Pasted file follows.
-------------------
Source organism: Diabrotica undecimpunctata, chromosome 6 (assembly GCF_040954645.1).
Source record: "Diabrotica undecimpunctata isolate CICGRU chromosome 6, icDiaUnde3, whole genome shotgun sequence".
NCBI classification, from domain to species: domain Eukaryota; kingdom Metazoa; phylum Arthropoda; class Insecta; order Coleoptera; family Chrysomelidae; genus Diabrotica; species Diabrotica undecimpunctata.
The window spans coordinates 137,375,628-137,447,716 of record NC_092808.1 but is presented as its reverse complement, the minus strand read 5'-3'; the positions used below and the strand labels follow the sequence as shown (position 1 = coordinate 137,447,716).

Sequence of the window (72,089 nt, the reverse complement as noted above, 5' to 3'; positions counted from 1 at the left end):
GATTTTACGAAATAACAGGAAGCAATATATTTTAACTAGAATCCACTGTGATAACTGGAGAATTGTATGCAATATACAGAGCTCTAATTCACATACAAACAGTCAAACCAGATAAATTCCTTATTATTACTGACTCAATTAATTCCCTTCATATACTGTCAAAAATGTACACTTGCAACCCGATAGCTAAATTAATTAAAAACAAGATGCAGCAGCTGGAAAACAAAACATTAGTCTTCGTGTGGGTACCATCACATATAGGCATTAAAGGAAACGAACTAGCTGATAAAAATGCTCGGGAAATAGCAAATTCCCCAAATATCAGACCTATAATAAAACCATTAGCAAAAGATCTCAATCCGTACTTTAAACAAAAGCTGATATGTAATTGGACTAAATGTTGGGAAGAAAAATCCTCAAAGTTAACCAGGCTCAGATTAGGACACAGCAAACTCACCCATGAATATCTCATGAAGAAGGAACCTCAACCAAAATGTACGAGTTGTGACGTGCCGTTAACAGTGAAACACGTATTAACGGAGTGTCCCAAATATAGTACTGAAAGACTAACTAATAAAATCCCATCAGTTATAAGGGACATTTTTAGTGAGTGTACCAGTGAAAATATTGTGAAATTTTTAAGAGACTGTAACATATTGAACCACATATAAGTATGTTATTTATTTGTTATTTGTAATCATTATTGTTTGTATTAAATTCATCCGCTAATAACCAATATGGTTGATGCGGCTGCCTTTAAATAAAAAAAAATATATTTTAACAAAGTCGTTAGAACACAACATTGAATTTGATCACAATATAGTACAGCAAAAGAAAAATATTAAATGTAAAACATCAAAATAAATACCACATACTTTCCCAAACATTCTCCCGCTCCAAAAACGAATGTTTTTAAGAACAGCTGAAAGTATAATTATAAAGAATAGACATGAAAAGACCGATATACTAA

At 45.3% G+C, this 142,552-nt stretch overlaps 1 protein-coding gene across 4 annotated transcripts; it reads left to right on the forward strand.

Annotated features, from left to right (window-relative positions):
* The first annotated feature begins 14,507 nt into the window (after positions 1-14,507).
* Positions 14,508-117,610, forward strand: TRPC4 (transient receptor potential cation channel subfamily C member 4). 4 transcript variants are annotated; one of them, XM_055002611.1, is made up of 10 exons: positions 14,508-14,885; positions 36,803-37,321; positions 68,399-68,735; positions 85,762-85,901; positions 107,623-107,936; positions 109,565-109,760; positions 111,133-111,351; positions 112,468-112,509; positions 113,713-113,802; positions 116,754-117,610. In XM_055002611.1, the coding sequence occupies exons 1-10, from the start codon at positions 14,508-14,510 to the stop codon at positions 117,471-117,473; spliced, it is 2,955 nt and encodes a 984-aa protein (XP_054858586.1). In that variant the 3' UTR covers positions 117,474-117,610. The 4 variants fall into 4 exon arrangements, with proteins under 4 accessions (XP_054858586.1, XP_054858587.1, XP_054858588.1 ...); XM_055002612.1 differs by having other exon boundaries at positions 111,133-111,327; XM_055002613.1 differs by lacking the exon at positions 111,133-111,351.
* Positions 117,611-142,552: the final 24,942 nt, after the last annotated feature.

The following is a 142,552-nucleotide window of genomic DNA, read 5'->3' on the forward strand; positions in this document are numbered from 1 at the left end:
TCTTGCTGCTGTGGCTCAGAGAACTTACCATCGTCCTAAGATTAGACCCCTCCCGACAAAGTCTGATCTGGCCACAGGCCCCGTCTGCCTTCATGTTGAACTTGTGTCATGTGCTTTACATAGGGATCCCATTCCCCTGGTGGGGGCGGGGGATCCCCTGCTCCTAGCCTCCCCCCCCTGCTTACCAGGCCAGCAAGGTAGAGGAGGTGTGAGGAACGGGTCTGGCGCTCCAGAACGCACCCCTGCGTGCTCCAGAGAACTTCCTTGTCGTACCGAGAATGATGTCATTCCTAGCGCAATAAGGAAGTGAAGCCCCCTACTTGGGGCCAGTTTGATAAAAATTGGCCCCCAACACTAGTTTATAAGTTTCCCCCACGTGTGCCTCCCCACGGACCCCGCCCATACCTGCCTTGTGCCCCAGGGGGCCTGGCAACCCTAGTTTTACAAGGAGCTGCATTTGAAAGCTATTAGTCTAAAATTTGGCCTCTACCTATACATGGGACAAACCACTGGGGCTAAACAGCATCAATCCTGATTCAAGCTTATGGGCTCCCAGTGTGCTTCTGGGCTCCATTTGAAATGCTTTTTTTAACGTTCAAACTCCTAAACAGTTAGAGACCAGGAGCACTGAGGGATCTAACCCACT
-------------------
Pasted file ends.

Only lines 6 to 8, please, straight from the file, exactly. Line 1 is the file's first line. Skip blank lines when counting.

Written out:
GATTTTACGAAATAACAGGAAGCAATATATTTTAACTAGAATCCACTGTGATAACTGGAGAATTGTATGCAATATACAGAGCTCTAATTCACATACAAACAGTCAAACCAGATAAATTCCTTATTATTACTGACTCAATTAATTCCCTTCATATACTGTCAAAAATGTACACTTGCAACCCGATAGCTAAATTAATTAAAAACAAGATGCAGCAGCTGGAAAACAAAACATTAGTCTTCGTGTGGGTACCATCACATATAGGCATTAAAGGAAACGAACTAGCTGATAAAAATGCTCGGGAAATAGCAAATTCCCCAAATATCAGACCTATAATAAAACCATTAGCAAAAGATCTCAATCCGTACTTTAAACAAAAGCTGATATGTAATTGGACTAAATGTTGGGAAGAAAAATCCTCAAAGTTAACCAGGCTCAGATTAGGACACAGCAAACTCACCCATGAATATCTCATGAAGAAGGAACCTCAACCAAAATGTACGAGTTGTGACGTGCCGTTAACAGTGAAACACGTATTAACGGAGTGTCCCAAATATAGTACTGAAAGACTAACTAATAAAATCCCATCAGTTATAAGGGACATTTTTAGTGAGTGTACCAGTGAAAATATTGTGAAATTTTTAAGAGACTGTAACATATTGAACCACATATAAGTATGTTATTTATTTGTTATTTGTAATCATTATTGTTTGTATTAAATTCATCCGCTAATAACCAATATGGTTGATGCGGCTGCCTTTAAATAAAAAAAAATATATTTTAACAAAGTCGTTAGAACACAACATTGAATTTGATCACAATATAGTACAGCAAAAGAAAAATATTAAATGTAAAACATCAAAATAAATACCACATACTTTCCCAAACATTCTCCCGCTCCAAAAACGAATGTTTTTAAGAACAGCTGAAAGTATAATTATAAAGAATAGACATGAAAAGACCGATATACTAA

At 45.3% G+C, this 142,552-nt stretch overlaps 1 protein-coding gene across 4 annotated transcripts; it reads left to right on the forward strand.

Annotated features, from left to right (window-relative positions):